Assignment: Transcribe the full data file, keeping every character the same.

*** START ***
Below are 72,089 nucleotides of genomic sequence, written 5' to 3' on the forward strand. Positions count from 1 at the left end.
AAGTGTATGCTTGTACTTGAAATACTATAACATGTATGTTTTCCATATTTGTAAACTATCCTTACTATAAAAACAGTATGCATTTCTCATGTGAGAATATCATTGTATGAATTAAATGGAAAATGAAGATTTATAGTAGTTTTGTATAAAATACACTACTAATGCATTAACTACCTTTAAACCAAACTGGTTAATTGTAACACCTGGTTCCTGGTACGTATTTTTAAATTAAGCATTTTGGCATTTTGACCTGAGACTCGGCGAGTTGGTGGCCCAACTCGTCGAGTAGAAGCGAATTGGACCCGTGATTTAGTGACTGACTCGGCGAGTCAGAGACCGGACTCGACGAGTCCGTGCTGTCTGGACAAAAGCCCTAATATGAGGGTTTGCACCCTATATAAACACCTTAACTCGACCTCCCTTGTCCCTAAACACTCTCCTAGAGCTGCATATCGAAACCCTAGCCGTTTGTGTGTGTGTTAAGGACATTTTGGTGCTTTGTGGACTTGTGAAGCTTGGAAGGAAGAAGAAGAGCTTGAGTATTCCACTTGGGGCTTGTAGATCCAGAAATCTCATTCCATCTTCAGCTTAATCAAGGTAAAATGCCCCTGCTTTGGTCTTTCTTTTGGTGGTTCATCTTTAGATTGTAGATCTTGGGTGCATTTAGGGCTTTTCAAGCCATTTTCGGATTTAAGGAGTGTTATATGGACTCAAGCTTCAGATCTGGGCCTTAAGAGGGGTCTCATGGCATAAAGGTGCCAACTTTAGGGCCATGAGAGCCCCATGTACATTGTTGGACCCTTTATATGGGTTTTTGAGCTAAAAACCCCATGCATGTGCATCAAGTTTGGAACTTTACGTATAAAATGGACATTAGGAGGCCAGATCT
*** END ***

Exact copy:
Below are 72,089 nucleotides of genomic sequence, written 5' to 3' on the forward strand. Positions count from 1 at the left end.
AAGTGTATGCTTGTACTTGAAATACTATAACATGTATGTTTTCCATATTTGTAAACTATCCTTACTATAAAAACAGTATGCATTTCTCATGTGAGAATATCATTGTATGAATTAAATGGAAAATGAAGATTTATAGTAGTTTTGTATAAAATACACTACTAATGCATTAACTACCTTTAAACCAAACTGGTTAATTGTAACACCTGGTTCCTGGTACGTATTTTTAAATTAAGCATTTTGGCATTTTGACCTGAGACTCGGCGAGTTGGTGGCCCAACTCGTCGAGTAGAAGCGAATTGGACCCGTGATTTAGTGACTGACTCGGCGAGTCAGAGACCGGACTCGACGAGTCCGTGCTGTCTGGACAAAAGCCCTAATATGAGGGTTTGCACCCTATATAAACACCTTAACTCGACCTCCCTTGTCCCTAAACACTCTCCTAGAGCTGCATATCGAAACCCTAGCCGTTTGTGTGTGTGTTAAGGACATTTTGGTGCTTTGTGGACTTGTGAAGCTTGGAAGGAAGAAGAAGAGCTTGAGTATTCCACTTGGGGCTTGTAGATCCAGAAATCTCATTCCATCTTCAGCTTAATCAAGGTAAAATGCCCCTGCTTTGGTCTTTCTTTTGGTGGTTCATCTTTAGATTGTAGATCTTGGGTGCATTTAGGGCTTTTCAAGCCATTTTCGGATTTAAGGAGTGTTATATGGACTCAAGCTTCAGATCTGGGCCTTAAGAGGGGTCTCATGGCATAAAGGTGCCAACTTTAGGGCCATGAGAGCCCCATGTACATTGTTGGACCCTTTATATGGGTTTTTGAGCTAAAAACCCCATGCATGTGCATCAAGTTTGGAACTTTACGTATAAAATGGACATTAGGAGGCCAGATCT